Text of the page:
Definition of Ad Valorem Tax
The term “ad valorem tax” (adT) refers to the tax that is determined on the basis of the assessed value of the asset or transaction. In the case of real or personal property, (adT) is imposed annually. On the other hand, it is imposed at the time of the transaction in transactional cases, such as value-added tax (VAT) or sales tax.
In Latin, the term “ad valorem” means “according to value”, which implies these types of taxes are variable in nature and are purely dependent on the assessed value of the assets or transactions. (adT) are usually charged by municipal and state government authorities. The most commonly used ad valorem tax for assets is the property tax, while VAT and sales tax are common examples for (adT) on transactions.
How does Ad Valorem Tax Work?
Ad valorem taxis are charged on the basis of the assessed value of the item to be taxed. For instance, municipal property tax uses the concept of (adT) wherein the valuation of the owner’s real or personal property is determined periodically by a public tax appraiser. After that, the assessed value of the property is used by the tax authority for computing the tax to be charged to the property’s owner. On the other hand, for transactional taxes, such as VAT and sales tax, ad valorem taxis are levied at the time of a transaction on the basis of the transaction size. The formula for ad valorem tax is represented as the product of ad valorem tax rate and the assessed value of the asset or transaction, as shown below.
Ad Valorem Tax = Tax Rate * Assessed Value of Asset / Transaction
Examples of Ad Valorem Tax
Following are the examples as given below:
Let us take a simple example of a real estate property to illustrate the concept of (adT). The property tax charged by the government authorities in the particular area is 8% annually. Determine the property tax to be paid for during a year if the property’s assessed value is $500,000.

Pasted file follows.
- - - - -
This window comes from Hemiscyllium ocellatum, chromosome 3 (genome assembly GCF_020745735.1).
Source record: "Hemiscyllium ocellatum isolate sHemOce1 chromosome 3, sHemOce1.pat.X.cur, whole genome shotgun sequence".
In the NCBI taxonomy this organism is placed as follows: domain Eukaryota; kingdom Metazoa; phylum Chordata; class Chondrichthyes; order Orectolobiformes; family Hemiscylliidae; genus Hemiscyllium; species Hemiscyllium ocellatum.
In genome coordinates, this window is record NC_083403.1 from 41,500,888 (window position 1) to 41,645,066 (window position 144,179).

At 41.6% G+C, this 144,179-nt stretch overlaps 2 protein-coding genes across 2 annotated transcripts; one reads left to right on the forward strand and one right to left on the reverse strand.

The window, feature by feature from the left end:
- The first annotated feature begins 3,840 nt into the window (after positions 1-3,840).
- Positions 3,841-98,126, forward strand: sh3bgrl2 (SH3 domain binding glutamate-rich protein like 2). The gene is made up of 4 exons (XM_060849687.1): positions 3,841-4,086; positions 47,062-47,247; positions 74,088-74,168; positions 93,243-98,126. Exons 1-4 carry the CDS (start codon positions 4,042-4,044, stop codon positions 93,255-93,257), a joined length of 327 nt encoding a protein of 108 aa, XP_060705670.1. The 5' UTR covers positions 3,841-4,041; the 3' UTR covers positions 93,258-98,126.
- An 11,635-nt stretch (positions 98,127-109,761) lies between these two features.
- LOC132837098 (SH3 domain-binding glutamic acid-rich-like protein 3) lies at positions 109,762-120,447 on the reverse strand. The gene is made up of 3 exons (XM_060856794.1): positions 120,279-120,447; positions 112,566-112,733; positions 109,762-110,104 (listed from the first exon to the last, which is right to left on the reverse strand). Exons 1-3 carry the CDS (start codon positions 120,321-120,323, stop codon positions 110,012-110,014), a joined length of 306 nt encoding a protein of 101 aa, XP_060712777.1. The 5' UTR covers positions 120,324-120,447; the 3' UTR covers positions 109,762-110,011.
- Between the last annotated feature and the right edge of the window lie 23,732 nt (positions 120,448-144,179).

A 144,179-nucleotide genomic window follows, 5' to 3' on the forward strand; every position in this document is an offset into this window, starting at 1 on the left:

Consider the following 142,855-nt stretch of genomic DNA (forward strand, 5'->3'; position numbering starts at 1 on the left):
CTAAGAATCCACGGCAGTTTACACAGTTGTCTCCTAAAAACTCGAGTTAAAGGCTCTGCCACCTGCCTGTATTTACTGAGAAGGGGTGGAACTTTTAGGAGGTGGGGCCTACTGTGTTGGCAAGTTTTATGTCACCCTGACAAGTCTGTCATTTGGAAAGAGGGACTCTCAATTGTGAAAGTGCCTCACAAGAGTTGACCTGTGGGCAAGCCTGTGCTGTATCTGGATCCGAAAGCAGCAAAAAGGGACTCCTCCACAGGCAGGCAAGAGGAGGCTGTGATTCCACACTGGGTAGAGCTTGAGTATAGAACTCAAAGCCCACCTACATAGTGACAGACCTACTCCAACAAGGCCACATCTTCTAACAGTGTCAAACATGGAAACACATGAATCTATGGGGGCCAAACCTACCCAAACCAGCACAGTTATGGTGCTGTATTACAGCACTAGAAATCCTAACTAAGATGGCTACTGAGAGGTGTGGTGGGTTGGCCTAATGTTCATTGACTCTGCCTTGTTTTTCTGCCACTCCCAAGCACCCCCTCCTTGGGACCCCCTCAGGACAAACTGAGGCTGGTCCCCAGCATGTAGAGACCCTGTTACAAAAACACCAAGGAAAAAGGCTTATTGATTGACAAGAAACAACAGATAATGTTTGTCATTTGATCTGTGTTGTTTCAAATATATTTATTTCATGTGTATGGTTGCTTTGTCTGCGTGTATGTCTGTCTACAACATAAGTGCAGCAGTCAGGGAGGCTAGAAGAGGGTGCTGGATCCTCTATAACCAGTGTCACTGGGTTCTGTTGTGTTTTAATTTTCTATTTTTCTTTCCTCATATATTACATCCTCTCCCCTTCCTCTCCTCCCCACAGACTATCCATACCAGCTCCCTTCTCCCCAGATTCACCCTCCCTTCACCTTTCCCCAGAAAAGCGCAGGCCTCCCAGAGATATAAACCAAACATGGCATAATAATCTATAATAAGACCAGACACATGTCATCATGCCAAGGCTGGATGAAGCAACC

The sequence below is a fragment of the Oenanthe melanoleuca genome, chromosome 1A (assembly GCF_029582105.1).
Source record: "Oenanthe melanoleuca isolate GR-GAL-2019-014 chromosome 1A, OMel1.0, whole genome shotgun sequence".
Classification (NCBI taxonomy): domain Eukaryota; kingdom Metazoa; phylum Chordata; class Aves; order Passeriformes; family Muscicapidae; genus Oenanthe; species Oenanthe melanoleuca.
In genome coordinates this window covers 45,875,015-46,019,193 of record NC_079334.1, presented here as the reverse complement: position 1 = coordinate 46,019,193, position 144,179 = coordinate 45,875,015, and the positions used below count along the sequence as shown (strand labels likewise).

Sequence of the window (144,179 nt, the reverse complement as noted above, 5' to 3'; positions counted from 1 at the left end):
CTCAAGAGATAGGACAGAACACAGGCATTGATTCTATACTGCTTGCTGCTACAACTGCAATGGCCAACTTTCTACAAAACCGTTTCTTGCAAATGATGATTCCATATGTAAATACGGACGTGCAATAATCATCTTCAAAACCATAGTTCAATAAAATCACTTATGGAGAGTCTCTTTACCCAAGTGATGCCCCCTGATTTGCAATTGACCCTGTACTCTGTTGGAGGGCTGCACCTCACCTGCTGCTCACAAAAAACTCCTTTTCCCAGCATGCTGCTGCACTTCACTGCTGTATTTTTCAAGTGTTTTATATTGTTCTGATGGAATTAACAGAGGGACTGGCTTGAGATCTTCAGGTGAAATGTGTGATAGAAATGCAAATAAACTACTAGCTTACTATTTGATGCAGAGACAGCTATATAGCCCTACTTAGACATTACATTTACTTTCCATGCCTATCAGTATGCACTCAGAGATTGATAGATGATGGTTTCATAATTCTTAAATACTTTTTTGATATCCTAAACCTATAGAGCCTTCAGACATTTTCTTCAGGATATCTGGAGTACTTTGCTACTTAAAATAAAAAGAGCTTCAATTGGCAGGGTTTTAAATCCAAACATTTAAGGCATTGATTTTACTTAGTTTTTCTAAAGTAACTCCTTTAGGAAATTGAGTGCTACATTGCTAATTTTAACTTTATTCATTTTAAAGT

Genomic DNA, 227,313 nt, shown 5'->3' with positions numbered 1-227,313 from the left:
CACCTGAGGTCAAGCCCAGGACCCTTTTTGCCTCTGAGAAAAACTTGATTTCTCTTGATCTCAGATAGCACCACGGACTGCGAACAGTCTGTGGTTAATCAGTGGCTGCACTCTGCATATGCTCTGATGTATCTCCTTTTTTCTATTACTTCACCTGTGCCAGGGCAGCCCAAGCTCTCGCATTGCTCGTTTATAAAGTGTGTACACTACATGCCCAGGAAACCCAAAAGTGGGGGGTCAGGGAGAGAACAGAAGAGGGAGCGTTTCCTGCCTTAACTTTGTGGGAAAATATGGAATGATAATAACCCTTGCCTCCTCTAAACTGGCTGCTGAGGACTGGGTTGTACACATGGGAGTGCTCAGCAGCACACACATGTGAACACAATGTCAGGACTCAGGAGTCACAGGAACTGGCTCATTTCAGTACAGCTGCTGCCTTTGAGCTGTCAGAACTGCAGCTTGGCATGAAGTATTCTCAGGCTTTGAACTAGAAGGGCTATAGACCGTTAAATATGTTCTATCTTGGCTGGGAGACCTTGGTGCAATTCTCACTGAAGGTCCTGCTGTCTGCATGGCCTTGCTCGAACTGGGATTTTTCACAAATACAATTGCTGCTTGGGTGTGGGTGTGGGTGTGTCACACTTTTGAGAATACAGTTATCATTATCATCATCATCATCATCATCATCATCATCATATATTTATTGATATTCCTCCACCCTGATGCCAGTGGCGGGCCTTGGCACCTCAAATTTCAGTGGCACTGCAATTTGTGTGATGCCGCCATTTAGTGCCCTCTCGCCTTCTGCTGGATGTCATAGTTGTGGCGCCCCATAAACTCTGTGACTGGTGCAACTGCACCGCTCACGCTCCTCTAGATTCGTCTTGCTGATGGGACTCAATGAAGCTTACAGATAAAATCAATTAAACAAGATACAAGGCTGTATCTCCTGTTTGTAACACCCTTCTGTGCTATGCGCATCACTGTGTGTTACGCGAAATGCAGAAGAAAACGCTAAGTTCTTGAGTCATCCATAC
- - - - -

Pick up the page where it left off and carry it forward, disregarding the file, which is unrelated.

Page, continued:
- Given, Assessed value of property = $500,000
- Property tax rate = 8%
Property Tax is calculated as,
Property Tax = Property Tax Rate * Assessed Value of Property
- Property Tax = 8% * $500,000
- Property Tax = $40,000
Therefore, the annual property tax to be paid is $40,000.
Let us take another example to illustrate the concept of (adT) in the case of transactional tax. Let us assume that the applicable sales tax charged in a particular country is 20% of the transaction. Determine the sales tax that has to be paid in the given country for a sales transaction of $10,000.
- Given, Assessed value of transaction = $10,000
- Sales tax rate = 20%
Sales Tax is calculated as,
Sales Tax = Sales Tax Rate * Assessed Value of Transaction
- Sales Tax = 20% * $10,000
- Sales Tax = $2,000
Therefore, the sales tax that has to be paid at the time of the transaction is $2,000.
Ad Valorem Tax Diagram
In the below diagram, line S represents the pre-tax supply curve, line (S + ad valorem tax) represents the after-tax supply curve, and line D represents the demand curve. Here P1 and Q1 represent the equilibrium price and quantity respectively for the pre-tax supply and demand scenario, while P2 and Q2 represent the equilibrium price and quantity respectively for the after-tax supply and demand scenario. The growing gap between the pre-tax supply curve and the after-tax supply curve represents the impact of (adT), which grows with an increase in quantity. Effectively, the pre-tax supply curve shifts toward the left and outwards owing to the incidence of ad valorem tax that results in the price increase, which can be seen in the diagram below.
Impact of Ad Valorem Tax
The (adT) is calculated as a percentage of the assessed value, which means the tax value is directly proportional to the assessed value, i.e. at a lower price, the tax will also be relatively less, while at a higher price, the levied tax will be more. Nevertheless, in the short run and long run, different economic parameters behave differently due to the imposition of (adT).
The short-run impacts of the imposition of (adT) are – price increases, the output of firms decreases, and firms incur higher losses. On the other hand, in the long run, the impacts of the ad valorem tax are price increases, firms’ output remaining unchanged, and firms booking normal profit.
Some of the major advantages of (adT) are as follows:
- Given it is proportional to the assessed value, it helps in overcoming the shortcomings of a specific tax regime.
- It also helps avoid discrimination against low-priced items by using the escalated value.
So, it can be seen that (adT) uses the assessed value of an asset or a transaction for tax calculation, which is a better and more progressive approach than the specific tax rule. It is important to note that ad valorem taxis are one of the major sources of income for any county, state, municipal authorities, etc.
This is a guide to Ad Valorem Tax. Here we discuss the introduction and How does Ad Valorem Tax Work? along with examples and advantages. You may also have a look at the following articles to learn more –